She found herself facing both at the same time.
My name is Dawn and I live at home with my husband Stephen and three daughters, Charlotte, 17, Georgia, 16, and Olivia, 2. I am nearly 45.
After an undiagnosed virus in February 2001 I was left with a baffling array of symptoms, my thyroid hormone levels were borderline low and most, if not all, of the problems I had were of hypothyroidism.
I subsequently ended up in hospital with thyroiditis and had numerous scans and tests but still no diagnosis or treatment.
By late 2002, still with ongoing symptoms, I asked for a second opinion. More tests and examinations followed and not only did I clearly have a thyroid problem but I was also 22 weeks pregnant!
Eight months into my pregnancy I underwent an ultrasound guided FNA biopsy on my thyroid and was advised that as soon as I had given birth I would have to have a left thyroid lobectomy. I was in a state of shock but tried to concentrate on the having the baby.
Olivia arrived safely on 27th February 2003.
On 1st April 2003, when she was four weeks old, I had my first operation which subsequently revealed that the former concerns were justified.
I did indeed have Thyroid Cancer, a follicular/papillary mix. The completion surgery was scheduled for June.
I received the news that I had cancer on a Friday afternoon, by some ‘miraculous guardian angel’ type of coincidence Kate’s article appeared in “The Journal” newspaper the following Monday! By Tuesday I had been given five copies of the article by family and friends and contacted Kate immediately.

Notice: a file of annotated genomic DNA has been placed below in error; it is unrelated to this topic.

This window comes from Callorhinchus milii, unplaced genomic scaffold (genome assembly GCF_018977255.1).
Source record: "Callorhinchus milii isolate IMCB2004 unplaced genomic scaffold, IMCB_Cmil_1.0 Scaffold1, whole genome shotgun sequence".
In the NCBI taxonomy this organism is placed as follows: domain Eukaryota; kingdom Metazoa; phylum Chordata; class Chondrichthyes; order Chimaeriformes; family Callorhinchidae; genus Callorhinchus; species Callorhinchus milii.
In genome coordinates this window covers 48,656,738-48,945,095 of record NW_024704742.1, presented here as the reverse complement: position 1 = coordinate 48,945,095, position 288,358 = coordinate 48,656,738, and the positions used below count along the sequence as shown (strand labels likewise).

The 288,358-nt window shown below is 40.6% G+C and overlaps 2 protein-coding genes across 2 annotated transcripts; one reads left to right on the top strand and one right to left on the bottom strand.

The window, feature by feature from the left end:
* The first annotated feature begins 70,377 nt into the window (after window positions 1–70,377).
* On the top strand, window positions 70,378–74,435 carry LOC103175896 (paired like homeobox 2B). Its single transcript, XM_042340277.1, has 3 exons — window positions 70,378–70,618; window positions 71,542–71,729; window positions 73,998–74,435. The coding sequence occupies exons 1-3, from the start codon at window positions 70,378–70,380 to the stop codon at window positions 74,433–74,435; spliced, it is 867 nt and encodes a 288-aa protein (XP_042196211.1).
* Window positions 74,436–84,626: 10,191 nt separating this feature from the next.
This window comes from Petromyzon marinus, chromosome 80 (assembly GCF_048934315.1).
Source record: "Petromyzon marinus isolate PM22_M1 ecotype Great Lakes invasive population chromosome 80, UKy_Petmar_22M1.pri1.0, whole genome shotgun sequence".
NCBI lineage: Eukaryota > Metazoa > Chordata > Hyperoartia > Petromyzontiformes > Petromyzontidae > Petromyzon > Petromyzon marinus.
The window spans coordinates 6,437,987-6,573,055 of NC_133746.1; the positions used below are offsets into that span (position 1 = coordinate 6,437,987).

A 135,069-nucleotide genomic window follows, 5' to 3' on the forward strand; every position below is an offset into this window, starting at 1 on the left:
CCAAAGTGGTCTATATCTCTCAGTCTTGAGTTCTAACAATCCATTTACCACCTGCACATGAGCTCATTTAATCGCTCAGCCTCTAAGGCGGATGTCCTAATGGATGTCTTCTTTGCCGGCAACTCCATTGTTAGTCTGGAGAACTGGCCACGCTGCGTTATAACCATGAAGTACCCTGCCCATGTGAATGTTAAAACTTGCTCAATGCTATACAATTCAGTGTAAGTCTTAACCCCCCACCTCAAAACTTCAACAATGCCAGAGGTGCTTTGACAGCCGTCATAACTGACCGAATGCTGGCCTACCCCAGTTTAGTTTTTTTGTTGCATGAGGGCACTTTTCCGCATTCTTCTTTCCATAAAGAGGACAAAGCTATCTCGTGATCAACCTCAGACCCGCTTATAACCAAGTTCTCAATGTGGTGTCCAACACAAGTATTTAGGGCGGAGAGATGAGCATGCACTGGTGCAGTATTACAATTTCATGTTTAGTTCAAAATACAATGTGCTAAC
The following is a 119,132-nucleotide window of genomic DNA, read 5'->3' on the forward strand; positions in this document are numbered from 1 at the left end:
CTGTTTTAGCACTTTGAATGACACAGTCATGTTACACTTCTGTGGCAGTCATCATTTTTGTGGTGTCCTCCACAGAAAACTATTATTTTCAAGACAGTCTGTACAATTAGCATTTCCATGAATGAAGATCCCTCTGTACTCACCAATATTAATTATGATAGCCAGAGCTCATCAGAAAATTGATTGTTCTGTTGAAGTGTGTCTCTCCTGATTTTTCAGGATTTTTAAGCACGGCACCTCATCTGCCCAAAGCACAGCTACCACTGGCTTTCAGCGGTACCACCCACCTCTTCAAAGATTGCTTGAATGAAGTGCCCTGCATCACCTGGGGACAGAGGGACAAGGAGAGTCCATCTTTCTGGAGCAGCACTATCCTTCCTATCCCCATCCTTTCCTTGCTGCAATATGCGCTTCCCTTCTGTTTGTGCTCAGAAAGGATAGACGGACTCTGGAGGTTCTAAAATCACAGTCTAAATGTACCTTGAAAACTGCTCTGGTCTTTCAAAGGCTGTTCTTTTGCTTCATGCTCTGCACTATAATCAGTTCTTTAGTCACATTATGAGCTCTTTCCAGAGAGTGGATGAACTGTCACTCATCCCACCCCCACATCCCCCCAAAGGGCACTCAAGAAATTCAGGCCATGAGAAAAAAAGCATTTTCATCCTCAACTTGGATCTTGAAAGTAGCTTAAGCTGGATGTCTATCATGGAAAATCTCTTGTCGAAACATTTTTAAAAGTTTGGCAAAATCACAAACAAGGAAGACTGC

What a relief to be able to talk to someone who could support, empathise, encourage and understand in such a unique way. She had experienced all of the physical, emotional, psychological things that I was having to deal with. She knew how I felt on every level.
Butterfly North East was due to be launched the following month in May, this went ahead and was massively supported with the Copthorne Hotel in Newcastle at capacity. Top local Specialists in Thyroid Cancer offered their support and spoke at the event.
This gave me a huge amount of reassurance, to know that there was going to be a network of support for people like me.
Over the following weeks and months Kate was there for me at every critical point and intuitively knew when I would be at my lowest. Her calls were invaluable.
I had completion surgery in June 2003 and RAI treatment the following September, Kate and Irene both came in to visit, a huge boost when you are in isolation and have severe visiting restrictions!
I ‘passed’ my first ‘Challenge scan’ at six months which was wonderful and last year my results were good enough for me not to have to undergo a second.
Since I met Kate in 2003 there has been ongoing contact through our group meetings at the Northern Centre for Cancer Care, clinic appointments, where she works as a volunteer, phone calls, e-mails and some brilliant social events.
I continue to enjoy this contact and to find it beneficial. I have met some lovely people which has lead on to new rewarding friendships.
Thanks to Kate’s tireless efforts, when it must be said, she is at times very tired and low herself, I feel very fortunate not to have gone through this ‘ordeal’ alone.
Family support, which I have had throughout, is essential but to have someone like Kate who has experienced everything first hand and has a first class understanding of this disease is totally priceless.
To be treated successfully for Thyroid Cancer is clearly the most important thing. However, to live without a thyroid gland and all that entails following a cancer diagnosis is another entity entirely!!
This is where Kate comes into her forte, simply she is my ‘guardian angel’. Thanks to her, I feel that following my good fortune in recovery I can and do support others diagnosed with this disease.
It is essential for the well being of Thyroid Cancer patients that the Butterfly Thyroid Cancer Trust continues.